Proverbs 26:4 is step 1. The verse states: “Do not answer a fool according to his folly, lest you also be like him” (NKJV). Here we learn that we are not to answer the unbeliever according to his folly—according to his fallacious presuppositions. We are not to accept his standards for the debate, because they are nonsense. His ultimate standard leads to the conclusion that knowledge is impossible, in which case there is nothing to debate anyway. If we were to accept his ludicrous terms, we, too, would be reduced to futile, contradictory thinking, and this will get us nowhere.
As an example, consider an argument with an empiricist. The empiricist will only want to accept arguments that are based on empirical observation. Recall, his standard is that “all knowledge is based on observation.” But this standard is self-defeating; if all knowledge is based on observation, then we could never know that “all knowledge is based on observation,” since this has not been observed. The empiricist can’t really know anything at all since his standard (by which he tests other things) is uncertain. Therefore, if we accept his self-defeating standard, we, too, will be in the position of not being able to know anything. We will have become like him.…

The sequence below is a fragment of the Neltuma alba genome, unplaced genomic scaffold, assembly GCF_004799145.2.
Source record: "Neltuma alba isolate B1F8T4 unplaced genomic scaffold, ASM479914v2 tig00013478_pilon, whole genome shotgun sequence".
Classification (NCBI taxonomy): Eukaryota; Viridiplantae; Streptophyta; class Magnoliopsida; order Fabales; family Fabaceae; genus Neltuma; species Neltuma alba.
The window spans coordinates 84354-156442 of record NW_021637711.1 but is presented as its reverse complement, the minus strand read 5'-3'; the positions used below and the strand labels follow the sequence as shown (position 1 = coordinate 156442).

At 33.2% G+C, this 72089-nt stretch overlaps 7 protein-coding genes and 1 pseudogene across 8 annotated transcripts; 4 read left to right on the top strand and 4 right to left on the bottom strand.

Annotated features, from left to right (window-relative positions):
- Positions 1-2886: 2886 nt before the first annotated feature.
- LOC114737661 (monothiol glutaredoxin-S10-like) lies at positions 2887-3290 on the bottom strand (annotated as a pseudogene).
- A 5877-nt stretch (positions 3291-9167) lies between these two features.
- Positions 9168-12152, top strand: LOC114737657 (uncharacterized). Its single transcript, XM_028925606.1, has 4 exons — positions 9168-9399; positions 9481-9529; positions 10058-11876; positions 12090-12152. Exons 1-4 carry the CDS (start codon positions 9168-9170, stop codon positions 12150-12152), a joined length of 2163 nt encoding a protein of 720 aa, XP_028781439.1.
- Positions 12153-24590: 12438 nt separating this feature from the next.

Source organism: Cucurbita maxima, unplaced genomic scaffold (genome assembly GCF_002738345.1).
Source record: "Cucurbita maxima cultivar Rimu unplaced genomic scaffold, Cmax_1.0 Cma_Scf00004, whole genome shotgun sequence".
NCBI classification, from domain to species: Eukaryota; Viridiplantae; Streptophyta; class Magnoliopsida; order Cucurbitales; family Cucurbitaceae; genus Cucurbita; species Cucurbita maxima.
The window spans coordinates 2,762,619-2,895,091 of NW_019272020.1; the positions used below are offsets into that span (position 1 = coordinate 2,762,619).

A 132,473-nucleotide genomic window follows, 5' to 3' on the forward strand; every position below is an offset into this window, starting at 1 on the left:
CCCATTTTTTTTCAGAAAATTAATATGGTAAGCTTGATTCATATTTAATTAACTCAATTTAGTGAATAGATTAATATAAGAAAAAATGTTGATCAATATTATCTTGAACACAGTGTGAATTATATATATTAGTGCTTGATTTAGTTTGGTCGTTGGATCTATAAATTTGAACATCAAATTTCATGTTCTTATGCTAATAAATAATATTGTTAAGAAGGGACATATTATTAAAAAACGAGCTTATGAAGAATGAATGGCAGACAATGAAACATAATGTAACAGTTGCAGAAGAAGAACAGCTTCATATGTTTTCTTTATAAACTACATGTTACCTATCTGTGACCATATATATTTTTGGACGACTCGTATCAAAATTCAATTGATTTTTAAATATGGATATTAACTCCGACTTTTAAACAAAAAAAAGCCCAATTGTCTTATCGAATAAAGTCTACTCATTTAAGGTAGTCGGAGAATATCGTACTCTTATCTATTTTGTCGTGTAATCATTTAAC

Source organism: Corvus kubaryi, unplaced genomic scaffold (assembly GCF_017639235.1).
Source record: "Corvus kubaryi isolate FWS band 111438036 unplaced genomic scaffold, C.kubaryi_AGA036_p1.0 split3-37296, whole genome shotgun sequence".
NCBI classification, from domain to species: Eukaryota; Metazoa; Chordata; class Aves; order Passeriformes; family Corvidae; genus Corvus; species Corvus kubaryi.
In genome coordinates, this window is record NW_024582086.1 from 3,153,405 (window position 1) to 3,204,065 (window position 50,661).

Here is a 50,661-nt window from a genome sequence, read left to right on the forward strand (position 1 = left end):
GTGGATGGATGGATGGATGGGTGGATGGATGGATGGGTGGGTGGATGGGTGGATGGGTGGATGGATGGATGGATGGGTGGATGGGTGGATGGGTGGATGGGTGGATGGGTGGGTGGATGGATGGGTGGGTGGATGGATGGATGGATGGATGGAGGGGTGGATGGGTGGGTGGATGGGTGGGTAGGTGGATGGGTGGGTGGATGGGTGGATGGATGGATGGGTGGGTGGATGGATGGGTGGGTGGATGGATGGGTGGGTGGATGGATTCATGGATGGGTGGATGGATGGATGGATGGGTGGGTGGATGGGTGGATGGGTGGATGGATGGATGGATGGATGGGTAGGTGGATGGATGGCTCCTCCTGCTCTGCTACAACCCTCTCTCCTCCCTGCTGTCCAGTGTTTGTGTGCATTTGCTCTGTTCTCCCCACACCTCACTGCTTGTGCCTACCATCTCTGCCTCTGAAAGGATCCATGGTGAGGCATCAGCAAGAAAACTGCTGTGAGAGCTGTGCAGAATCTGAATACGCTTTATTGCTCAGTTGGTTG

Second, this is really an example of the “pretended neutrality fallacy.” The biblical creationist is trying to show that the Bible is the ultimate authority by which all evidence (and that pertaining to origins in particular) should be interpreted. If it were possible to correctly interpret evidence about origins without biblical presuppositions, then the Bible really isn’t the ultimate standard. So if we agree that the Bible can be left out of the discussion, we’ve immediately lost the debate–for this is the real issue behind the origins debate.